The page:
The reality is, basic acoustics is like looking at the top of icebergs to plot a course for a submarine. There are lots of articles and forums that contain loads of advice, but so often the various experts tend to disagree with each other. I’d like to give a little basic advice here but please understand the key isn’t so much knowing what to do but rather calculating the right place/amount/type to do it for a given scenario.
So isn’t that what acoustical treatment is for? Put an absorptive panel at the reflection or mirror points of the front speakers? It’s not necessarily the right choice for any given scenario. You’ll find that blocking some reflections sounds good increasing the focus and detail. You might also find that that glorious soundstage you love has left the room… literally. The best advice is to understand the nature of your speakers and the limitations of your layout. What I mean is that speakers have a character that includes their directivity (how wide they project quality sound) and their response at various angles. Some speakers actually sound better with more absorption, while for others, they work better with more reflected sound from the sides. Without speaker data, the best option for a DIYer is to experiment. Another problem I run into is that the room furnishings or layout precludes first reflections; they are blocked. That’s more obvious to the naked eye but it’s often more difficult to change. You might have move your speakers to make the reflections happen, but don’t forget the basics of proper speaker separation while you’re at it.
Room Reverberation Time:
The easiest way to detect this problem is with a simple clap of the hands. A good small listening room should have a discernible but decidedly short reverb. If the room is large for a residential space, you might discover there is too much reverberation. This is not uncommon in rooms that are dedicated to listening. They contain few furnishings and have a nice big screen up front to keeps things lively. In most small rooms, excessive reverb is not a problem. Usually, the simple treatments installed to control side reflections will keep the room under control. In larger rooms however, its often necessary to augment the side treatment with some additional. A good place for this is behind the front speakers to take the edge off of the excessive reverberation. The most important thing is to not over damp the room. Remember you are looking for that discernible reverb when you clap. A bad result is no reverb.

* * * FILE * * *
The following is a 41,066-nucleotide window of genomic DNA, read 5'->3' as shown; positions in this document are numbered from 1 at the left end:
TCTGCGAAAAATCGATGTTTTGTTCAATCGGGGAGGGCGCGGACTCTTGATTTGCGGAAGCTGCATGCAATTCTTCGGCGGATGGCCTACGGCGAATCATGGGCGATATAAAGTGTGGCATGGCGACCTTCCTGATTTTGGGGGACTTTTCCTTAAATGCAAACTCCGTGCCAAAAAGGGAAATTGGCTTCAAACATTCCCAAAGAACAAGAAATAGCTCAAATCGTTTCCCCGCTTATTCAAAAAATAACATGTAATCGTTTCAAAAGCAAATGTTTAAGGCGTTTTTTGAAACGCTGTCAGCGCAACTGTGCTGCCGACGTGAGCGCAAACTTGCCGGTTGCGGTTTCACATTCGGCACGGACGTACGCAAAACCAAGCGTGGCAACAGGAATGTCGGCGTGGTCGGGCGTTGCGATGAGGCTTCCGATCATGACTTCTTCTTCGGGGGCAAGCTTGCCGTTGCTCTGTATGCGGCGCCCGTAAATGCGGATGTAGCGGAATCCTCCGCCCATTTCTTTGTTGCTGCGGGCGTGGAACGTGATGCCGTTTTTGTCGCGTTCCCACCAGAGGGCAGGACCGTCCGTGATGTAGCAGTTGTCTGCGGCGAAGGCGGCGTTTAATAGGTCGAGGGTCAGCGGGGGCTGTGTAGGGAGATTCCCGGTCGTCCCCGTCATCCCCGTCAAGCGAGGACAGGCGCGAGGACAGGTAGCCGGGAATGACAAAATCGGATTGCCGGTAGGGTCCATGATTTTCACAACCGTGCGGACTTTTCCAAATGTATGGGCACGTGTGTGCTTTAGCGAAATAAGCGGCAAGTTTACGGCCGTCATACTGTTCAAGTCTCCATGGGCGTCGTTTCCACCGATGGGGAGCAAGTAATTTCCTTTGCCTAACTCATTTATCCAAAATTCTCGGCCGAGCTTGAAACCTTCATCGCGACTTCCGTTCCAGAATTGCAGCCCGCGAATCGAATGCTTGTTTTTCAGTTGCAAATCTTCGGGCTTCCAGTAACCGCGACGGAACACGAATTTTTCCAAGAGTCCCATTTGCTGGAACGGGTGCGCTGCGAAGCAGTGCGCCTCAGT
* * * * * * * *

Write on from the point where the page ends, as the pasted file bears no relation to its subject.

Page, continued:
The basics of sound system design dictate that a room with a diffusive sound field is most desirable. By definition, a small room is not a diffusive room, so it needs a little help. Diffusers are usually placed in the back half of the room around the surround speakers. This increases the apparent diffusiveness of the space but also helps the side and rear speakers from becoming too obvious. The surround speakers should be heard but never noticed.
Bass traps can be a valuable part of your design. They do require special consideration though because they tend to be obvious. It’s difficult to include a truly effective bass trap in a design without drawing attention. Many folks think that bass traps are for controlling sub-woofers. The truth is that it takes an impressively large trap to affect the very low frequencies subs put out. The best course of action is to utilize proper sub-woofer and listener placement combined with electronic equalization. This yields a high performance result without filling the room up with even more treatments that will likely over damp the room.